The financial analysis approach may appear somewhat complex and time consuming however to the amateur investor, particularly if you have become reliant on simple rules of thumb such as P/E or PEG ratios. But Keith does highlight all the key factors that investors need to look at.

The chapter on Business Perspective Investing, and the final one on Portfolio Management, are particularly good and also easily digestible.

In summary this book is a worthy contribution to the education of any investor, whether experienced or not. Therefore it has been added to the ShareSoc recommended reading list.

Roger Lawson

Youinvest Revise Charges

AJBell Youinvest, one of the more popular low cost retail brokers, are revising their client charges. These might mean some substantial changes for some clients because of the introduction of a custody charge based on a percentage of investments held. However there is an upper limit of £25 per quarter for a SIPP or £7.50 for an ISA and the previous SIPP custody charge of £25 per quarter is being scrapped. There will also be a “tiered” custody charge for funds which will replace a previous standard percentage charge – the bigger your portfolio, the smaller percentage charge that applies in future.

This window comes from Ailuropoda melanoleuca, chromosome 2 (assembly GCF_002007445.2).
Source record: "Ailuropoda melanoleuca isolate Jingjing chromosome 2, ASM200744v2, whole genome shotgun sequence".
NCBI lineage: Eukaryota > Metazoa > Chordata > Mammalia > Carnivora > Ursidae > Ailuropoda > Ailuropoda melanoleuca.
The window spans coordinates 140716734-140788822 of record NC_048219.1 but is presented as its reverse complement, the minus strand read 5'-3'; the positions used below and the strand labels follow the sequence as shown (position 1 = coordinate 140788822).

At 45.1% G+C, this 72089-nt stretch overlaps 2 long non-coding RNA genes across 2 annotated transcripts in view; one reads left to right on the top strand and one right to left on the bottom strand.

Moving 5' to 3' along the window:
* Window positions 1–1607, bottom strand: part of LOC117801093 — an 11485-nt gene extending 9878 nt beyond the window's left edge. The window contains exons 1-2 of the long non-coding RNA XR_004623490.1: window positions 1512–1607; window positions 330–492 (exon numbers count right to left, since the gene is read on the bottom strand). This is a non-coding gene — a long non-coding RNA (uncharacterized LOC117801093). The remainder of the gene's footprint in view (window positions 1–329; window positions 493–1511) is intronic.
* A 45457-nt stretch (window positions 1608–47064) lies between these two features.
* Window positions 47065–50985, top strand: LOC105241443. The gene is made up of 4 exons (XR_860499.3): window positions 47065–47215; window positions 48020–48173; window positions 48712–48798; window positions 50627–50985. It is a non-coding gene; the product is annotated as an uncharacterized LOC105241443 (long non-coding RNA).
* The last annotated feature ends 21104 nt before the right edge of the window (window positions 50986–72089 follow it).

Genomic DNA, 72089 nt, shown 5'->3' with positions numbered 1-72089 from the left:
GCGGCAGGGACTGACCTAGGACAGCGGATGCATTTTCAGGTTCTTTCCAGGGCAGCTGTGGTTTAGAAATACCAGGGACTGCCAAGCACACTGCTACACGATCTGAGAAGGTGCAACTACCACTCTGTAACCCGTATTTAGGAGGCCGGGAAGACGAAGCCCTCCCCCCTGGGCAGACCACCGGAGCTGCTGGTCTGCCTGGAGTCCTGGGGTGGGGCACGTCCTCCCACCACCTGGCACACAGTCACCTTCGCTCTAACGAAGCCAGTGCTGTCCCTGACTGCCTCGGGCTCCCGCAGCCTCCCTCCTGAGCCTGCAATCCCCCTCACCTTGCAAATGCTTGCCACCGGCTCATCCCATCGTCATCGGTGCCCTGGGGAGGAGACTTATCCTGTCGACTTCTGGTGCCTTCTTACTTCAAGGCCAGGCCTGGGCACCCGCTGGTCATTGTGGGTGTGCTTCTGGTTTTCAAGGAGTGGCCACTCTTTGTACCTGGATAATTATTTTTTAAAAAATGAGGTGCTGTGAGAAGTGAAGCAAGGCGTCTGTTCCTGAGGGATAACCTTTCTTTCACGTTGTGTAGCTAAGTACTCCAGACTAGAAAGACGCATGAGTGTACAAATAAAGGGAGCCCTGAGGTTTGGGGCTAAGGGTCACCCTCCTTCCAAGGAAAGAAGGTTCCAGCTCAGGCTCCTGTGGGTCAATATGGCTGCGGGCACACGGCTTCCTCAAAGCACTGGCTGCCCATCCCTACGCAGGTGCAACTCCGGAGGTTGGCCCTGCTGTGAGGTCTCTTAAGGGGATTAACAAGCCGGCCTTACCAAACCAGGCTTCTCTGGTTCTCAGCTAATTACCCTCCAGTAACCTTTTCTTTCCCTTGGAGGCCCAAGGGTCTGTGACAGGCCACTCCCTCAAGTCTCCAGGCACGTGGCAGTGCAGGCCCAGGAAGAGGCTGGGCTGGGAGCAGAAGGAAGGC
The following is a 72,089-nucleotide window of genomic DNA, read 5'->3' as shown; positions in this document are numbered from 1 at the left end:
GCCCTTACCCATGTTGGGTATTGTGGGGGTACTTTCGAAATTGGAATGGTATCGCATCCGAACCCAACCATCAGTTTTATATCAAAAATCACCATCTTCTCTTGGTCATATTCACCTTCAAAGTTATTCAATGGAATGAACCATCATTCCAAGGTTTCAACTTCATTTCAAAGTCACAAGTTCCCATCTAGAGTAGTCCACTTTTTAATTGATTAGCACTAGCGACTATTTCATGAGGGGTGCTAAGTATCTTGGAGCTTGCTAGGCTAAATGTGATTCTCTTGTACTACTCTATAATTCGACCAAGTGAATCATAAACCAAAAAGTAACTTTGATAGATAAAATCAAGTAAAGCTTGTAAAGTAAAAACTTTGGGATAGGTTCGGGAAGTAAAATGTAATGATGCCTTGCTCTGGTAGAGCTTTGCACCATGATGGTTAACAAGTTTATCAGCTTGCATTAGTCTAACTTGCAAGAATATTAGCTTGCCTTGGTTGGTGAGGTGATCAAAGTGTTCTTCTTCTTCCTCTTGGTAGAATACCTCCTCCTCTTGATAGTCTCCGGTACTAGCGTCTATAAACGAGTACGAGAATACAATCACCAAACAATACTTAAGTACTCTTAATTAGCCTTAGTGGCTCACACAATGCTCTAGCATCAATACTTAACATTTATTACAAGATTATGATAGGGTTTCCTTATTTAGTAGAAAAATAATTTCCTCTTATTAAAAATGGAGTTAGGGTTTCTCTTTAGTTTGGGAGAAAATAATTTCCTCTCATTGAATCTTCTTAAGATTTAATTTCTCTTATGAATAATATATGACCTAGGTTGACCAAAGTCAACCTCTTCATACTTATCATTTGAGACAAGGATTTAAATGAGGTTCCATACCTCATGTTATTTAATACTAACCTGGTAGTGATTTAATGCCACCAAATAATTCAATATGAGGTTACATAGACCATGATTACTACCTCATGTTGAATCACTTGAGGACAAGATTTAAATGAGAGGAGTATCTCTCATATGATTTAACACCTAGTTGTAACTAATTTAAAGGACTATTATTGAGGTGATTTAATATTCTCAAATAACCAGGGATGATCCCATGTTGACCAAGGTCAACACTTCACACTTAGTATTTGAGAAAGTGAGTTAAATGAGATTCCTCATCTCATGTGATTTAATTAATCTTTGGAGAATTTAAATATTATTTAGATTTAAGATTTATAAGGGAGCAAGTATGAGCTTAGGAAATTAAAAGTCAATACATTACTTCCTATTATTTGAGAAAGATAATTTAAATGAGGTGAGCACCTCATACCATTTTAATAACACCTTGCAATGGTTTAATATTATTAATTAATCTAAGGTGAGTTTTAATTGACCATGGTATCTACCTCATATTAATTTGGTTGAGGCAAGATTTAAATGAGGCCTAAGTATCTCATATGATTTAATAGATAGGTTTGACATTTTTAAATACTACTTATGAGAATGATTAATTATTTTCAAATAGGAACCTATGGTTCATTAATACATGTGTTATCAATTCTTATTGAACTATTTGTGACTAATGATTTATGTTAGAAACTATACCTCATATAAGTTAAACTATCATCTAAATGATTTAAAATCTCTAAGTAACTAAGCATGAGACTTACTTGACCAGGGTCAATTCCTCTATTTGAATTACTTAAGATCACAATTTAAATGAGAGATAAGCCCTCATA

They have provided a link to enable you calculate the cost impact on your existing holdings and it shows how their costs will compare with other well known platform operators. Certainly for larger holdings they would appear to remain very competitive.

Perhaps any clients of Youinvest who are reading this note might like to comment on the impact (the fact it has been announced in the middle of August when many of their clients may be on holiday suggests that the company may be wishing to avoid publicity on the matter).

From this writer’s experience the Youinvest service is both efficient in administration and low cost. However one gripe is that they do not enfranchise their nominee shareholders, i.e. provide an easy way to vote your shares at General Meetings, or provide information. In that regard therefore I favour other brokers who do.

Roger Lawson